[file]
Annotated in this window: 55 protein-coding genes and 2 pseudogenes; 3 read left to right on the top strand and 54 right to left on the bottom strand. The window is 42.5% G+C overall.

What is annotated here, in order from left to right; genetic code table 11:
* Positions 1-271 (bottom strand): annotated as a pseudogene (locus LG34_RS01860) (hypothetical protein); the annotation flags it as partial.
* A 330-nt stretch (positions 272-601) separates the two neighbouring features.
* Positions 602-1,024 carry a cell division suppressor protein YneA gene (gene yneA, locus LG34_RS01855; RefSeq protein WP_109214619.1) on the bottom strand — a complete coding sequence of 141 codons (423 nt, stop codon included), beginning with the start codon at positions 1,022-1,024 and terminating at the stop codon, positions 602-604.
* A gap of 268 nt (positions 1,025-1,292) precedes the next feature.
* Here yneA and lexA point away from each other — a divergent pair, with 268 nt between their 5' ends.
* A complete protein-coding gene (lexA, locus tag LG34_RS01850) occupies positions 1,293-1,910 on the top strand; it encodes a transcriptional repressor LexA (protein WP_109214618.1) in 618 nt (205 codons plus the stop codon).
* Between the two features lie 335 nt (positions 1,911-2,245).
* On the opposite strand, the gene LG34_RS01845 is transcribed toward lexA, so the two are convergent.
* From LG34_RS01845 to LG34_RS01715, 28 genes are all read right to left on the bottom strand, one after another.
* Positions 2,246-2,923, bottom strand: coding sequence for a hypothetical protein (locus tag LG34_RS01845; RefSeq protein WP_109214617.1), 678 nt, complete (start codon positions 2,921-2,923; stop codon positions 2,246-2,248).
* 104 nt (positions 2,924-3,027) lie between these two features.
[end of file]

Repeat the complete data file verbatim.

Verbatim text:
Annotated in this window: 55 protein-coding genes and 2 pseudogenes; 3 read left to right on the top strand and 54 right to left on the bottom strand. The window is 42.5% G+C overall.

What is annotated here, in order from left to right; genetic code table 11:
* Positions 1-271 (bottom strand): annotated as a pseudogene (locus LG34_RS01860) (hypothetical protein); the annotation flags it as partial.
* A 330-nt stretch (positions 272-601) separates the two neighbouring features.
* Positions 602-1,024 carry a cell division suppressor protein YneA gene (gene yneA, locus LG34_RS01855; RefSeq protein WP_109214619.1) on the bottom strand — a complete coding sequence of 141 codons (423 nt, stop codon included), beginning with the start codon at positions 1,022-1,024 and terminating at the stop codon, positions 602-604.
* A gap of 268 nt (positions 1,025-1,292) precedes the next feature.
* Here yneA and lexA point away from each other — a divergent pair, with 268 nt between their 5' ends.
* A complete protein-coding gene (lexA, locus tag LG34_RS01850) occupies positions 1,293-1,910 on the top strand; it encodes a transcriptional repressor LexA (protein WP_109214618.1) in 618 nt (205 codons plus the stop codon).
* Between the two features lie 335 nt (positions 1,911-2,245).
* On the opposite strand, the gene LG34_RS01845 is transcribed toward lexA, so the two are convergent.
* From LG34_RS01845 to LG34_RS01715, 28 genes are all read right to left on the bottom strand, one after another.
* Positions 2,246-2,923, bottom strand: coding sequence for a hypothetical protein (locus tag LG34_RS01845; RefSeq protein WP_109214617.1), 678 nt, complete (start codon positions 2,921-2,923; stop codon positions 2,246-2,248).
* 104 nt (positions 2,924-3,027) lie between these two features.